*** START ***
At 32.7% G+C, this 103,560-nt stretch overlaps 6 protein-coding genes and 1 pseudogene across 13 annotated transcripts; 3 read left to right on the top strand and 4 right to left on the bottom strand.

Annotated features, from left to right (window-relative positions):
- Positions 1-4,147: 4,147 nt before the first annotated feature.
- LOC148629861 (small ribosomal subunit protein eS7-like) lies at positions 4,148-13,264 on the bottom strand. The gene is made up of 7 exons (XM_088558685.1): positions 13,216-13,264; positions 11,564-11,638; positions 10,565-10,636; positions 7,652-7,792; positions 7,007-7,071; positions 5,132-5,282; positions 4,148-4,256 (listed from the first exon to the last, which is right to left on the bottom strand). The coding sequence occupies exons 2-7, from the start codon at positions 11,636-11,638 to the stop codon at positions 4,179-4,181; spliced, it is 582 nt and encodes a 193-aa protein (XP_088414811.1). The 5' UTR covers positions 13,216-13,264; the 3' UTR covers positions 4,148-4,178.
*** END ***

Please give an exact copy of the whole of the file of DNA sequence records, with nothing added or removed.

At 32.7% G+C, this 103,560-nt stretch overlaps 6 protein-coding genes and 1 pseudogene across 13 annotated transcripts; 3 read left to right on the top strand and 4 right to left on the bottom strand.

Annotated features, from left to right (window-relative positions):
- Positions 1-4,147: 4,147 nt before the first annotated feature.
- LOC148629861 (small ribosomal subunit protein eS7-like) lies at positions 4,148-13,264 on the bottom strand. The gene is made up of 7 exons (XM_088558685.1): positions 13,216-13,264; positions 11,564-11,638; positions 10,565-10,636; positions 7,652-7,792; positions 7,007-7,071; positions 5,132-5,282; positions 4,148-4,256 (listed from the first exon to the last, which is right to left on the bottom strand). The coding sequence occupies exons 2-7, from the start codon at positions 11,636-11,638 to the stop codon at positions 4,179-4,181; spliced, it is 582 nt and encodes a 193-aa protein (XP_088414811.1). The 5' UTR covers positions 13,216-13,264; the 3' UTR covers positions 4,148-4,178.